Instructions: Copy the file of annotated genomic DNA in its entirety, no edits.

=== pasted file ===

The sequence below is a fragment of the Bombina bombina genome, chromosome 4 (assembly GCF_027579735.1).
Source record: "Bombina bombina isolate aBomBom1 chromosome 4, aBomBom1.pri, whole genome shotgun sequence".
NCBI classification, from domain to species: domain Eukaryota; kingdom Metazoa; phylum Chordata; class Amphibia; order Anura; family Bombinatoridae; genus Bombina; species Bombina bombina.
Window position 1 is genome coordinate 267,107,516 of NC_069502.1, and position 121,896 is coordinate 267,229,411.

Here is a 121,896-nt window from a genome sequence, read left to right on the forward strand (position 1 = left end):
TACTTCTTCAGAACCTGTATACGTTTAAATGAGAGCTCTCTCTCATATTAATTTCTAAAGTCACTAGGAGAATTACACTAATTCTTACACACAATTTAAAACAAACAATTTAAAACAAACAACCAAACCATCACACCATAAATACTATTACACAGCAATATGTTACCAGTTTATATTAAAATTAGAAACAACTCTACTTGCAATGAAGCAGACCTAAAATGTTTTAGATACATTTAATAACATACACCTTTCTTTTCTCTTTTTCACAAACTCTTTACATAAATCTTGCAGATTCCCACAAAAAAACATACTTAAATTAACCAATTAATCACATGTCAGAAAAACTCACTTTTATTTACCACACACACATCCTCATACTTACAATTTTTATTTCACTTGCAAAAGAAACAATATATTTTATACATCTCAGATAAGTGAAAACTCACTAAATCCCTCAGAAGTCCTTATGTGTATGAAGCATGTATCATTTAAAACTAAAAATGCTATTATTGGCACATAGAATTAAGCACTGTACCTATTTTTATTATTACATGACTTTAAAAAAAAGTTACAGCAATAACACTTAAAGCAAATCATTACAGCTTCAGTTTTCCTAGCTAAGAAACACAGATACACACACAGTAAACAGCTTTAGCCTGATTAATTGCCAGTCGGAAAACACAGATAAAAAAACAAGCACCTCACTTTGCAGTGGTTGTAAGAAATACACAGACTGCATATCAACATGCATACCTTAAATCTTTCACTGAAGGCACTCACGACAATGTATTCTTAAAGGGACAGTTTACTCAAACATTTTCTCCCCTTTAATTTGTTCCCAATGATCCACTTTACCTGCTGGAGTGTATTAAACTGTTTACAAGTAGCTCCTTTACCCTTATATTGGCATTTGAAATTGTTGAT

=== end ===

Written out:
The sequence below is a fragment of the Bombina bombina genome, chromosome 4 (assembly GCF_027579735.1).
Source record: "Bombina bombina isolate aBomBom1 chromosome 4, aBomBom1.pri, whole genome shotgun sequence".
NCBI classification, from domain to species: domain Eukaryota; kingdom Metazoa; phylum Chordata; class Amphibia; order Anura; family Bombinatoridae; genus Bombina; species Bombina bombina.
Window position 1 is genome coordinate 267,107,516 of NC_069502.1, and position 121,896 is coordinate 267,229,411.

Here is a 121,896-nt window from a genome sequence, read left to right on the forward strand (position 1 = left end):
TACTTCTTCAGAACCTGTATACGTTTAAATGAGAGCTCTCTCTCATATTAATTTCTAAAGTCACTAGGAGAATTACACTAATTCTTACACACAATTTAAAACAAACAATTTAAAACAAACAACCAAACCATCACACCATAAATACTATTACACAGCAATATGTTACCAGTTTATATTAAAATTAGAAACAACTCTACTTGCAATGAAGCAGACCTAAAATGTTTTAGATACATTTAATAACATACACCTTTCTTTTCTCTTTTTCACAAACTCTTTACATAAATCTTGCAGATTCCCACAAAAAAACATACTTAAATTAACCAATTAATCACATGTCAGAAAAACTCACTTTTATTTACCACACACACATCCTCATACTTACAATTTTTATTTCACTTGCAAAAGAAACAATATATTTTATACATCTCAGATAAGTGAAAACTCACTAAATCCCTCAGAAGTCCTTATGTGTATGAAGCATGTATCATTTAAAACTAAAAATGCTATTATTGGCACATAGAATTAAGCACTGTACCTATTTTTATTATTACATGACTTTAAAAAAAAGTTACAGCAATAACACTTAAAGCAAATCATTACAGCTTCAGTTTTCCTAGCTAAGAAACACAGATACACACACAGTAAACAGCTTTAGCCTGATTAATTGCCAGTCGGAAAACACAGATAAAAAAACAAGCACCTCACTTTGCAGTGGTTGTAAGAAATACACAGACTGCATATCAACATGCATACCTTAAATCTTTCACTGAAGGCACTCACGACAATGTATTCTTAAAGGGACAGTTTACTCAAACATTTTCTCCCCTTTAATTTGTTCCCAATGATCCACTTTACCTGCTGGAGTGTATTAAACTGTTTACAAGTAGCTCCTTTACCCTTATATTGGCATTTGAAATTGTTGAT